Charity shops in South Shields town centre are being hit by a “Marks & Spencer effect”.
The retail giant vacated the town’s King Street on March 29.
Now some local charity stores say that has resulted in a noticeable reduction in footfall in and around the town centre, threatening their continued existence.
The Age UK outlet has just closed its Fowler Street store after profits plummeted and now St Clare’s Hospice has admitted its nearby store may also need to consider closure.
David Briers, chief executive of Age UK South Tyneside, said the decision of M&S to move out of the town proved a particularly “big blow”.
He expressed hopes that a new premises could be found as part of the council’s £100m ‘365’ masterplan to regenerate the town centre, but admitted “real disappointment” after the charity’s income-generating shop had to close its doors.
That decision had become increasingly inevitable in recent months.
The outlet was taking around £2,000 a week just 18 months ago, but that figure had fallen to between £700 to £800 this year.
Mr Briers added: “Closure was not a decision we took lightly, but the closure of Marks and Spencer was a particularly big blow.
“The footfall in the town centre is just not very good now and our income in the last 18 months has fallen by more than half.
“This coincided with an agreed policy nationally to close under-performing shops and the lease being up for renewal on the Fowler Street premises.
“There was also a double blow with South Tyneside Council phasing out discretionary rate relief. Profits were falling but rents were remaining the same.“
“I’m really disappointed we don’t have a shop in South Tyneside now that generates income for the charity and provides a good service and good quality toys and clothes for families on lower incomes.
“But we remain committed that if a suitable site becomes available, perhaps as part of 365, we will look at the situation again.”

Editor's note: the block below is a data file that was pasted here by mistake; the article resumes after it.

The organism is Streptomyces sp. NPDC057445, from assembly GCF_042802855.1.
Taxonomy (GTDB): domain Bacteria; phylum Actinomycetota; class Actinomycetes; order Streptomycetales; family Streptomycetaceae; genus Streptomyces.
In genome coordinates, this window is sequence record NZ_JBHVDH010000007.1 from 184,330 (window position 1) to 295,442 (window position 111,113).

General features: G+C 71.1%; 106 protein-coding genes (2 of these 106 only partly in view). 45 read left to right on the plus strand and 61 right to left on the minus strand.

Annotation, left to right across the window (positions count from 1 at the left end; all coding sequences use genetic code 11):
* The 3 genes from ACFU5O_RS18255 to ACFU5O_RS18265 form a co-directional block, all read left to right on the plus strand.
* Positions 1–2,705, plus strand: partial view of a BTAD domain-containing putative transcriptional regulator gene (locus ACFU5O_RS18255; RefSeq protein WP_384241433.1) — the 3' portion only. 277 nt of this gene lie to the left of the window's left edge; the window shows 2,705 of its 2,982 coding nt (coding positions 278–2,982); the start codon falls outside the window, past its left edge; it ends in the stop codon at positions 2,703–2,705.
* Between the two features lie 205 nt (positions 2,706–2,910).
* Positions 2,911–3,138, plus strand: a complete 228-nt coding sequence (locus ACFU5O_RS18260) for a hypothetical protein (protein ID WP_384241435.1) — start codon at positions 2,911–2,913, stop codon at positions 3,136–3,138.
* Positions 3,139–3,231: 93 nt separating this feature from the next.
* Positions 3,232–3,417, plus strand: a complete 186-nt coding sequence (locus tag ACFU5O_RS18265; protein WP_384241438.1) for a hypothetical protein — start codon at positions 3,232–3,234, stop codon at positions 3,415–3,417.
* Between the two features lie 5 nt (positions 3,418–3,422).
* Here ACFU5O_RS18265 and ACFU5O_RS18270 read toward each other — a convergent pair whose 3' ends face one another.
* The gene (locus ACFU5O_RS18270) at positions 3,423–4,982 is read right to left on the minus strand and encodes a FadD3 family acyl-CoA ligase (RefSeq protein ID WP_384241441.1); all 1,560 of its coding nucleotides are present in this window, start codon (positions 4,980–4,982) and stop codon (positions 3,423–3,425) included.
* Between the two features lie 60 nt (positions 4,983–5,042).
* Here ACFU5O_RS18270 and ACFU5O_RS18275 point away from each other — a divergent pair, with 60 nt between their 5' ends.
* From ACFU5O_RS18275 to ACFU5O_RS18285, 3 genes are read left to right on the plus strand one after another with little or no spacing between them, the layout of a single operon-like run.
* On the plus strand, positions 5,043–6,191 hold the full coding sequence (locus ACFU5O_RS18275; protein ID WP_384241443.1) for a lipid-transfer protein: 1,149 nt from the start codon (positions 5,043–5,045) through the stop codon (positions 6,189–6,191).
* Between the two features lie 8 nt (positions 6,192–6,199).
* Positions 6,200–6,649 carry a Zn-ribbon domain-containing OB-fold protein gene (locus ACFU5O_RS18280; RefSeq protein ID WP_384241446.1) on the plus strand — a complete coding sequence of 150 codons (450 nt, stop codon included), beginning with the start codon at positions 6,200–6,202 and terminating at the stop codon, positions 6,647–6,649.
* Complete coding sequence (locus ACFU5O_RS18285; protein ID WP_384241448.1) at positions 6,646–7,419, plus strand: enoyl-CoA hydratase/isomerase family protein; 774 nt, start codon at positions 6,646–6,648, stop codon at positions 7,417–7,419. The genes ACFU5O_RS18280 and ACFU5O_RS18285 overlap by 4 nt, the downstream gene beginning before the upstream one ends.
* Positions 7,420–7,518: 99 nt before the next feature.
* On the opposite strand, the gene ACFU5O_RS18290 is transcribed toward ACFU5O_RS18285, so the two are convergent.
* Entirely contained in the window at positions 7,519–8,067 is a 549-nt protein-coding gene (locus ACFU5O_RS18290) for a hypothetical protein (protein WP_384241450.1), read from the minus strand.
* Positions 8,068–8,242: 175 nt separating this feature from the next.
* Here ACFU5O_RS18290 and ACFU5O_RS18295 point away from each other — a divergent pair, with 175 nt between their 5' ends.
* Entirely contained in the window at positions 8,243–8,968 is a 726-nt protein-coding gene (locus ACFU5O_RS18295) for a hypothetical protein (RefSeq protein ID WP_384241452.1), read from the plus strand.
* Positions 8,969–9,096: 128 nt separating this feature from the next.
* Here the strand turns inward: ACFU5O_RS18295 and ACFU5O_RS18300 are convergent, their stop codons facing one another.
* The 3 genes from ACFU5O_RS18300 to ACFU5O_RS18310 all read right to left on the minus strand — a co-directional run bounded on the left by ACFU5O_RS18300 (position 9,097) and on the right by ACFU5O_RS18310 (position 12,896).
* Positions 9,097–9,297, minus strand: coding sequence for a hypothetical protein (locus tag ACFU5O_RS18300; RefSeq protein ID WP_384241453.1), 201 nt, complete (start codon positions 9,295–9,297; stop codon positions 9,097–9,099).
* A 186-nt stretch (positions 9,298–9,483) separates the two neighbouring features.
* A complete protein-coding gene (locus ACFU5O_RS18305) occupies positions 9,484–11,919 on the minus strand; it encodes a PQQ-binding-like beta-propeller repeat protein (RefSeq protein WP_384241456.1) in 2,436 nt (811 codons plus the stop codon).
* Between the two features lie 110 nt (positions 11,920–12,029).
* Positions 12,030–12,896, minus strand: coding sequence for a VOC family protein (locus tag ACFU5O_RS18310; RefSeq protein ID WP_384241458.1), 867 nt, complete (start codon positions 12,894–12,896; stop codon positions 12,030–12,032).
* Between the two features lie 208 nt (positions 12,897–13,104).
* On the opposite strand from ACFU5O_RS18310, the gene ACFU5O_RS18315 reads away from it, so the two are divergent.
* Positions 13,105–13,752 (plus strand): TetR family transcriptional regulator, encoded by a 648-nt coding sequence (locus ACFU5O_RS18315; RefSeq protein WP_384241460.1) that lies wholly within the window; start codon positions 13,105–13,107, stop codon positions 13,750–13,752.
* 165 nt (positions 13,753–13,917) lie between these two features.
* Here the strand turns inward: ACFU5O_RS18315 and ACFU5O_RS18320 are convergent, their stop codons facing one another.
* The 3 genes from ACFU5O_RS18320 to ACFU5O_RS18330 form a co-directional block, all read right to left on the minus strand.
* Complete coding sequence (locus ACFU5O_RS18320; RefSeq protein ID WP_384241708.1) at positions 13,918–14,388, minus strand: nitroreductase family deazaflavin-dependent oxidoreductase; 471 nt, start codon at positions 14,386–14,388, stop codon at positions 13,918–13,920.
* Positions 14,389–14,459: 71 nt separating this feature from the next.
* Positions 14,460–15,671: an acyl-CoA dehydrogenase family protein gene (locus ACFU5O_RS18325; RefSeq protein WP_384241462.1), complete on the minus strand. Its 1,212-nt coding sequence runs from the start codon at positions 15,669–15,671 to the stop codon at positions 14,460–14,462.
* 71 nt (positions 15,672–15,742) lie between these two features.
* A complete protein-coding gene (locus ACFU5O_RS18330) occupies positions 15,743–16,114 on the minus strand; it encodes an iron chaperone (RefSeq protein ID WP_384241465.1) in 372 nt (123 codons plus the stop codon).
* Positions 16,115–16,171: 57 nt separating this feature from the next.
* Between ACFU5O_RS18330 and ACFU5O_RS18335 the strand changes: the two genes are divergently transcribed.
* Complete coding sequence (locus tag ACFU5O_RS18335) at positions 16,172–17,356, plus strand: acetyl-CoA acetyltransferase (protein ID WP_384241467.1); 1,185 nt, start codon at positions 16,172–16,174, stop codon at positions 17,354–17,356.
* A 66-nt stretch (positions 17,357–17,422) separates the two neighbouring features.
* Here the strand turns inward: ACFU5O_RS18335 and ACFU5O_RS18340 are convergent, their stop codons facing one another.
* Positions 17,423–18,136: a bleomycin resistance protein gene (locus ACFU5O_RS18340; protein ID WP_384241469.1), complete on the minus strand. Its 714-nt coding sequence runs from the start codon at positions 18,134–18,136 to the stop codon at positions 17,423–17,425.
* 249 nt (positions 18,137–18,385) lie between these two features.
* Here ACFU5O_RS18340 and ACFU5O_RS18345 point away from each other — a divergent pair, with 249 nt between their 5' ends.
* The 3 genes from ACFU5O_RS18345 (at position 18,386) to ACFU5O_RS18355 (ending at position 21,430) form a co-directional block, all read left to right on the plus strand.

David Hall, chief executive for St Clare’s Hospice, admitted the long term future of its Fowler Street store was also uncertain, again citing the M&S effect.
He said: “We have noticed a drop off in trade in recent times. Marks and Spencer and other big high street names obviously drew people into town.
“We’ll be considering the future of the premises when a release clause on the lease can be activated in a couple of years time.”
Lynn Hansom, of the Salvation Army shop in Fowler Street, added: “M&S was obviously a big loss, a lot of the older generation went there because of the quality of goods and we’ve felt the impact. Thankfully, we still have loyal customers.”
Marks & Spencer re-located staff at its King Street store to its Silverlink outlet in North Tyneside.
The closure angered loyal customers in South Tyneside, with thousands signing a petition urging the company to consider returning to new premises in the town at the earliest opportunity.
Council officials stressed its commitment to supporting borough retailers.
A council spokesman said: “We know that the economic climate is making things tough for retailers.
“This is by no means a problem confined to King Street, with high streets across the country facing tremendous pressure and competition from out of town retail outlets and internet shopping.
“We are doing everything we can to support South Shields Town Centre and only this week revealed the first steps in our very exciting masterplan for the area.
“Working with our development partner, Muse, the 365 vision will help us to create a vibrant town centre, offering a high quality shopping and leisure experience and helping to draw in more shoppers.
“We are not complacent and hope our investment in the town centre will act as a catalyst for further economic growth in the future.”
Meanwhile, a charity shop boss has expressed concern for the long-term future of Fowler Street in South Shields.
A section of the street is to be demolished as part of the town’s long-term ‘365’ regeneration strategy.
But in the meantime the top half of the street, on the road towards the town hall, looks “desperate”.
That’s the view of Helen Hill, manager and director of the Feline Friends charity shop in nearby Winchester Street.